On the more subjective side of value, autonomy and individual choice are also enormously important to this demographic. From options as broad as space for entertaining and initiating community events to those as individual as ordering food from an à la carte menu, boomers and other middle-income seniors will be looking for clear signs of divergence from the cookie-cutter approach of the past. Accordingly, many industry leaders have introduced a further shift—rather than maintaining a closed residential community that is largely defined by its physical boundaries, some facilities will offer foods and services that are open to non-residents through fee-based access, providing additional budget revenue as well as a two-way interface with the broader outside community. Residents may additionally benefit from flexible pricing plans for dining, and are likely to appreciate the inclusion of casual options such as on-site bistros and coffee shops.
AgeTech Solutions for Efficiency
In terms of cost-effectiveness and value on the business side, increased use of supportive technologies will be key to focusing budget resources on residents’ desired level of quality and choice. Non-essential support staff may be replaced with adaptive and labor-saving technologies to assist with tasks such as deliveries and security. While these services are essential to community integrity, they do not require the level of human skill that applies to wellness priorities, and in eliminating unnecessary personnel, senior living organizations can create an enormous increase in resource efficiency. The initial investment in technology, while potentially substantial, quickly pays for itself. This offsetting of needless payroll costs then allows administrators to prioritize the recruitment of loyal, wellness-oriented staff who can be well-compensated even within a value-based budget.
Industry leaders weighing in on ICAA’s forum report also expect that technology-based options will replace the usual nursing care and disability assistance model for the middle market. The prevailing wisdom here is that the boomer and middle-income senior population are likely to choose senior living communities at a younger age and in better health than those who enter in their eighties because of a need for residential support. Some middle-market organizations may choose to eliminate on-site care options altogether, substituting reliable telehealth technologies and local provider referrals, while others may retain private-pay options for in-apartment assistance and on-site clinic care.
Preserving Access and Flexibility
Cutting back on in-house healthcare services is an area of enormous streamlining potential, but it may also be an area where care is needed to avoid inadvertently substituting ableism for ageism. Private-pay options, if offered, must be as efficient and cost-effective as any part of the community structure that impacts the organization’s own budget—mainly to ensure that on-site options will remain genuinely accessible to residents through any unexpected shifts in ability or health circumstances. While streamlining costs will be essential in serving the middle market population, sustaining one’s chosen lifestyle is also listed as “very important” to this group in ICAA’s forum report.
For seniors whose idea of value places security and continuity over maximizing lifestyle options, having stress-free contingency options in the event of unexpected health challenges may be an important factor in choosing a community. Appealing to the desire to stay in one’s chosen community through unforeseen circumstances could be a useful niche marketing point.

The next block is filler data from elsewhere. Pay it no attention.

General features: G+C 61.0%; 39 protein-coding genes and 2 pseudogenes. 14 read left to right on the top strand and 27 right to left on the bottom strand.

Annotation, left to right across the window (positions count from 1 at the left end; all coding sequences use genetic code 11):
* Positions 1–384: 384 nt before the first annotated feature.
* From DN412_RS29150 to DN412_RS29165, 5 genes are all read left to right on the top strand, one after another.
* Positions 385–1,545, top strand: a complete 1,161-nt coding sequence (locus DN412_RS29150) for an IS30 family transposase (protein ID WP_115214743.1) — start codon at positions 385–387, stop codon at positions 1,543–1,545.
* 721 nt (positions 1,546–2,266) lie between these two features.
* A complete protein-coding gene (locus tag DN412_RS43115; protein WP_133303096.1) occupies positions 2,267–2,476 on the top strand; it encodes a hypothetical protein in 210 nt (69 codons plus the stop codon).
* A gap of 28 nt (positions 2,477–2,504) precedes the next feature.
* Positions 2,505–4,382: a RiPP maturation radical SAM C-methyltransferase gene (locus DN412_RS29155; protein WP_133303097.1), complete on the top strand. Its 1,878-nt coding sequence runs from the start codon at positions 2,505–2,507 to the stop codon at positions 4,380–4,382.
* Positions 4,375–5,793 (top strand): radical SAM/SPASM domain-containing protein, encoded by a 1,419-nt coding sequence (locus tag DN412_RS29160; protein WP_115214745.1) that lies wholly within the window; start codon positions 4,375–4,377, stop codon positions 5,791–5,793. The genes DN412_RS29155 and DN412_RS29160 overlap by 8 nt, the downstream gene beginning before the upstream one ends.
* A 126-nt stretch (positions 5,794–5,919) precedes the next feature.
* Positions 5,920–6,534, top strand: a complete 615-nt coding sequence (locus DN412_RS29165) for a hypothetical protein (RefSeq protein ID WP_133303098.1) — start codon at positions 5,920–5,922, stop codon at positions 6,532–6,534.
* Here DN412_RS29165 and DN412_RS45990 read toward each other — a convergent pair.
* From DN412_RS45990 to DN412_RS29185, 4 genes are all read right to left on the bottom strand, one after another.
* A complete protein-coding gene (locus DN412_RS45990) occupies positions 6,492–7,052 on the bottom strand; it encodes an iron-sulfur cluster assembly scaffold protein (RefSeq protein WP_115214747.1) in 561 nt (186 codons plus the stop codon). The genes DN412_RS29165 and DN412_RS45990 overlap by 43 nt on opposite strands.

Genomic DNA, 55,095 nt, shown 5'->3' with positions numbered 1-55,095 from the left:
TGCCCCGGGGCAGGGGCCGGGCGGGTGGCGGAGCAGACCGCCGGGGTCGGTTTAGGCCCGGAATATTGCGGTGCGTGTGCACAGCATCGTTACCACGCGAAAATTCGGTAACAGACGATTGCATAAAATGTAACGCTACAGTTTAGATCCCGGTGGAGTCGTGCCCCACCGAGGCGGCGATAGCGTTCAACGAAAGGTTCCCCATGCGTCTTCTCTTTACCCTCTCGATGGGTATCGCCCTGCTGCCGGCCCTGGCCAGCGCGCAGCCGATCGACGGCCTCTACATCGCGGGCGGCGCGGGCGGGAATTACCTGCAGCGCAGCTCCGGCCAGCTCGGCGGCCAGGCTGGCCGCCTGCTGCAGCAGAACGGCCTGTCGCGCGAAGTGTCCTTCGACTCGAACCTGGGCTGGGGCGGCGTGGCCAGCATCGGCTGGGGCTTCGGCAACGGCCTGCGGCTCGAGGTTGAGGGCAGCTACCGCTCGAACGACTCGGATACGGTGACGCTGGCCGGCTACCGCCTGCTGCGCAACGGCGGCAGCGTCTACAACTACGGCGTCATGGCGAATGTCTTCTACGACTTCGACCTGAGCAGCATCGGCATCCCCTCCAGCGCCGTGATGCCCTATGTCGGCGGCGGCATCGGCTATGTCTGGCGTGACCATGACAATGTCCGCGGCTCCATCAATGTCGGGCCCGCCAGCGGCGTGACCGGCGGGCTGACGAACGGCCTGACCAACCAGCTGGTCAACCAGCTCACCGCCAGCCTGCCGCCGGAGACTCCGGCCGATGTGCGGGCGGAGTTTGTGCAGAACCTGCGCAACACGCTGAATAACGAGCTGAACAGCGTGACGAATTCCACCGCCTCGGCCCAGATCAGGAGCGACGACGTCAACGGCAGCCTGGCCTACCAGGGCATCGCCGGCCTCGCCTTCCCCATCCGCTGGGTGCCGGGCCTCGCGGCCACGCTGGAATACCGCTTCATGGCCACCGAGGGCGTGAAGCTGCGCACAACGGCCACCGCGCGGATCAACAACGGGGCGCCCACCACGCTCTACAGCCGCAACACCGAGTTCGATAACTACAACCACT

For many active seniors choosing a community from a state of health and vitality, such contingency plans simply won’t be a deciding factor. As a general rule, though, if a community is built from the beginning on the principle of accommodating the broadest possible range of abilities for its design, this inclusive perspective may at some point preserve lifestyle stability and continuity for even the most previously able-bodied of residents. Word-of-mouth is powerful capital in this industry, and for some organizations, it may still be good for business to build ability-related flexibility in somewhere.
In terms of keeping this cost-effective, there may be considerable wisdom to be drawn from senior living organizations centered around lifelong ability affinities, such as residential communities for Deaf or Blind seniors. Organizations built around specific abilities and challenges not shared by the broader population typically employ durable supports to ensure that residents can maintain a balance of support and autonomy at their baseline. However, such organizations also maintain flexible supports to ensure that a system is already in place to continue meeting those needs even if an individual’s ability level unexpectedly changes.
While flexible supports are already part of the existing model for many types of senior living communities, there is likely room for improvement, particularly in terms of efficiency and in the context of serving a younger and healthier population. Finding a comfortable balance between value and flexibility will be one of many worthwhile challenges as each senior living organization finds its place in the emerging market.
ICAA will be providing more information on this topic at their November 2021 virtual conference, titled Wellness: The Great Reset.
About the Author
Wenona Kimbro is the Associate Editor of SeniorTrade Media. She is passionate about life quality for seniors, and writes on this topic from a broad intersectional perspective. Wenona has an MFA in creative writing from Pacific University, preceded by a BA in applied linguistics from Portland State University. Wenona’s writing regularly draws on her professional background in caregiving, memory care support, dis/ability support, mental health care coordination, and advocacy for individuals with intellectual disability. She has matrilineal blood ties to the Cherokee, Choctaw, and Chickasaw tribes, and is interested in learning from tribal models for aging well. She also brings an LGBTQ+ lens to her work, informed by both educational and personal experience.